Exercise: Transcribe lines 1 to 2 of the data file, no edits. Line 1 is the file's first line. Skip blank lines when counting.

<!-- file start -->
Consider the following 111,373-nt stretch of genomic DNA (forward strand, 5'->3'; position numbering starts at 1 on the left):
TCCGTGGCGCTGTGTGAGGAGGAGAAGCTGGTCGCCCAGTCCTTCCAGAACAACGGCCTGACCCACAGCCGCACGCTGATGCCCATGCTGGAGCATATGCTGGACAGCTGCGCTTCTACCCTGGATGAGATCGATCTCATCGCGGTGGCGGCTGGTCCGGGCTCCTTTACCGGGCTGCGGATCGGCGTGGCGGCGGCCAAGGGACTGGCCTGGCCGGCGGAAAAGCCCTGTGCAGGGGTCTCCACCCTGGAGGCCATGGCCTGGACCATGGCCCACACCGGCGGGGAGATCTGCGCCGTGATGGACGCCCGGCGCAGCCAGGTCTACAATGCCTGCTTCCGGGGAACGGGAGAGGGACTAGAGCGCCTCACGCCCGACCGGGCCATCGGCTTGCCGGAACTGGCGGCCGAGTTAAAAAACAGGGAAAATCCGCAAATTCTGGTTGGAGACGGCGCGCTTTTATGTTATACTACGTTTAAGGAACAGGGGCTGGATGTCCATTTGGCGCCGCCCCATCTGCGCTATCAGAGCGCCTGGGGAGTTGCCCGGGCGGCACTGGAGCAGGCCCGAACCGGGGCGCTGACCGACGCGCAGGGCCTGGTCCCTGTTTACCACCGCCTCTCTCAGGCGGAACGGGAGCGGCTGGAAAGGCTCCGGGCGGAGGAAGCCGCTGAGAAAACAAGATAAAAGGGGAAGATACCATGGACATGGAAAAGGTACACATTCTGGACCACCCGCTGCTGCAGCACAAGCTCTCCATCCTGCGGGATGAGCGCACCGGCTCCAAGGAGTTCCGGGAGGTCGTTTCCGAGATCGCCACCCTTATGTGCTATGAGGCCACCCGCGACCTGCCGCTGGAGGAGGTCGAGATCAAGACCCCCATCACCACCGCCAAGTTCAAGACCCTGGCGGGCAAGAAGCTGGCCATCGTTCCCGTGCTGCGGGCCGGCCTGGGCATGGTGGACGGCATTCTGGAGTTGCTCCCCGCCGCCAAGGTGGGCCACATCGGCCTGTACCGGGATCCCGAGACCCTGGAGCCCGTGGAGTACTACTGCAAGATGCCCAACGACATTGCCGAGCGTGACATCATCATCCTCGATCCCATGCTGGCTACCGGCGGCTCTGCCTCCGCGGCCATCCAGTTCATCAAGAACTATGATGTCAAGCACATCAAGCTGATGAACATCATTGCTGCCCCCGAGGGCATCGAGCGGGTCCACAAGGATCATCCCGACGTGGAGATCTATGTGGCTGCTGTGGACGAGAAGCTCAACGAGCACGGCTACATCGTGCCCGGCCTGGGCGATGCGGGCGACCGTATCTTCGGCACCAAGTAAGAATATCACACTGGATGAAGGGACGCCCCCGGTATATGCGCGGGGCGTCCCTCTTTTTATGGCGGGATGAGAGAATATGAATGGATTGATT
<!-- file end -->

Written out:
Consider the following 111,373-nt stretch of genomic DNA (forward strand, 5'->3'; position numbering starts at 1 on the left):
TCCGTGGCGCTGTGTGAGGAGGAGAAGCTGGTCGCCCAGTCCTTCCAGAACAACGGCCTGACCCACAGCCGCACGCTGATGCCCATGCTGGAGCATATGCTGGACAGCTGCGCTTCTACCCTGGATGAGATCGATCTCATCGCGGTGGCGGCTGGTCCGGGCTCCTTTACCGGGCTGCGGATCGGCGTGGCGGCGGCCAAGGGACTGGCCTGGCCGGCGGAAAAGCCCTGTGCAGGGGTCTCCACCCTGGAGGCCATGGCCTGGACCATGGCCCACACCGGCGGGGAGATCTGCGCCGTGATGGACGCCCGGCGCAGCCAGGTCTACAATGCCTGCTTCCGGGGAACGGGAGAGGGACTAGAGCGCCTCACGCCCGACCGGGCCATCGGCTTGCCGGAACTGGCGGCCGAGTTAAAAAACAGGGAAAATCCGCAAATTCTGGTTGGAGACGGCGCGCTTTTATGTTATACTACGTTTAAGGAACAGGGGCTGGATGTCCATTTGGCGCCGCCCCATCTGCGCTATCAGAGCGCCTGGGGAGTTGCCCGGGCGGCACTGGAGCAGGCCCGAACCGGGGCGCTGACCGACGCGCAGGGCCTGGTCCCTGTTTACCACCGCCTCTCTCAGGCGGAACGGGAGCGGCTGGAAAGGCTCCGGGCGGAGGAAGCCGCTGAGAAAACAAGATAAAAGGGGAAGATACCATGGACATGGAAAAGGTACACATTCTGGACCACCCGCTGCTGCAGCACAAGCTCTCCATCCTGCGGGATGAGCGCACCGGCTCCAAGGAGTTCCGGGAGGTCGTTTCCGAGATCGCCACCCTTATGTGCTATGAGGCCACCCGCGACCTGCCGCTGGAGGAGGTCGAGATCAAGACCCCCATCACCACCGCCAAGTTCAAGACCCTGGCGGGCAAGAAGCTGGCCATCGTTCCCGTGCTGCGGGCCGGCCTGGGCATGGTGGACGGCATTCTGGAGTTGCTCCCCGCCGCCAAGGTGGGCCACATCGGCCTGTACCGGGATCCCGAGACCCTGGAGCCCGTGGAGTACTACTGCAAGATGCCCAACGACATTGCCGAGCGTGACATCATCATCCTCGATCCCATGCTGGCTACCGGCGGCTCTGCCTCCGCGGCCATCCAGTTCATCAAGAACTATGATGTCAAGCACATCAAGCTGATGAACATCATTGCTGCCCCCGAGGGCATCGAGCGGGTCCACAAGGATCATCCCGACGTGGAGATCTATGTGGCTGCTGTGGACGAGAAGCTCAACGAGCACGGCTACATCGTGCCCGGCCTGGGCGATGCGGGCGACCGTATCTTCGGCACCAAGTAAGAATATCACACTGGATGAAGGGACGCCCCCGGTATATGCGCGGGGCGTCCCTCTTTTTATGGCGGGATGAGAGAATATGAATGGATTGATT